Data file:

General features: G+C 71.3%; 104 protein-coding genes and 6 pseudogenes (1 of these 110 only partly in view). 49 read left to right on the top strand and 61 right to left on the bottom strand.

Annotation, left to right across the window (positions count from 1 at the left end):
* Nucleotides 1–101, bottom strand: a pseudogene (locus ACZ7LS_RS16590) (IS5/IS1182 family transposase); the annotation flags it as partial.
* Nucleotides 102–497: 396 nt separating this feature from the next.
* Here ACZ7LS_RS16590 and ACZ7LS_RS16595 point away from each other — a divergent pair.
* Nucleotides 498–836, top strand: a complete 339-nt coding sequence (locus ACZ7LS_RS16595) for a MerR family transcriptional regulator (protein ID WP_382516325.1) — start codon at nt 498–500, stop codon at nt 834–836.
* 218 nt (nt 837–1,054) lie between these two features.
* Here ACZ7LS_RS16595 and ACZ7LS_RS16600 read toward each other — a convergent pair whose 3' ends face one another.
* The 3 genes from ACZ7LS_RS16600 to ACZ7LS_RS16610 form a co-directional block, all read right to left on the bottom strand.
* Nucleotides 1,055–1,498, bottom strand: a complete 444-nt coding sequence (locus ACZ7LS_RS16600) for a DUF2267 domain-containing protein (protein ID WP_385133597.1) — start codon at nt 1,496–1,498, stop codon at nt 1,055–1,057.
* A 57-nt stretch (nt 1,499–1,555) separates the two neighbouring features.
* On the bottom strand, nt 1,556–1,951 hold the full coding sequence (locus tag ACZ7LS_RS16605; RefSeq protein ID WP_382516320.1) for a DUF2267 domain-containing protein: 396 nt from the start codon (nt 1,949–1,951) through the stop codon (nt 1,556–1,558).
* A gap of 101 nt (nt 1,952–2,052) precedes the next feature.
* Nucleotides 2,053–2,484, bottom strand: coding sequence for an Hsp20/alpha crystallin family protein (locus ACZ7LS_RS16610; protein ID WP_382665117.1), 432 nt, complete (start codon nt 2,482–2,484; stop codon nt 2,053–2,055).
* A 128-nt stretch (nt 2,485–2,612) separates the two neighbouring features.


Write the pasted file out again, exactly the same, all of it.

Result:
General features: G+C 71.3%; 104 protein-coding genes and 6 pseudogenes (1 of these 110 only partly in view). 49 read left to right on the top strand and 61 right to left on the bottom strand.

Annotation, left to right across the window (positions count from 1 at the left end):
* Nucleotides 1–101, bottom strand: a pseudogene (locus ACZ7LS_RS16590) (IS5/IS1182 family transposase); the annotation flags it as partial.
* Nucleotides 102–497: 396 nt separating this feature from the next.
* Here ACZ7LS_RS16590 and ACZ7LS_RS16595 point away from each other — a divergent pair.
* Nucleotides 498–836, top strand: a complete 339-nt coding sequence (locus ACZ7LS_RS16595) for a MerR family transcriptional regulator (protein ID WP_382516325.1) — start codon at nt 498–500, stop codon at nt 834–836.
* 218 nt (nt 837–1,054) lie between these two features.
* Here ACZ7LS_RS16595 and ACZ7LS_RS16600 read toward each other — a convergent pair whose 3' ends face one another.
* The 3 genes from ACZ7LS_RS16600 to ACZ7LS_RS16610 form a co-directional block, all read right to left on the bottom strand.
* Nucleotides 1,055–1,498, bottom strand: a complete 444-nt coding sequence (locus ACZ7LS_RS16600) for a DUF2267 domain-containing protein (protein ID WP_385133597.1) — start codon at nt 1,496–1,498, stop codon at nt 1,055–1,057.
* A 57-nt stretch (nt 1,499–1,555) separates the two neighbouring features.
* On the bottom strand, nt 1,556–1,951 hold the full coding sequence (locus tag ACZ7LS_RS16605; RefSeq protein ID WP_382516320.1) for a DUF2267 domain-containing protein: 396 nt from the start codon (nt 1,949–1,951) through the stop codon (nt 1,556–1,558).
* A gap of 101 nt (nt 1,952–2,052) precedes the next feature.
* Nucleotides 2,053–2,484, bottom strand: coding sequence for an Hsp20/alpha crystallin family protein (locus ACZ7LS_RS16610; protein ID WP_382665117.1), 432 nt, complete (start codon nt 2,482–2,484; stop codon nt 2,053–2,055).
* A 128-nt stretch (nt 2,485–2,612) separates the two neighbouring features.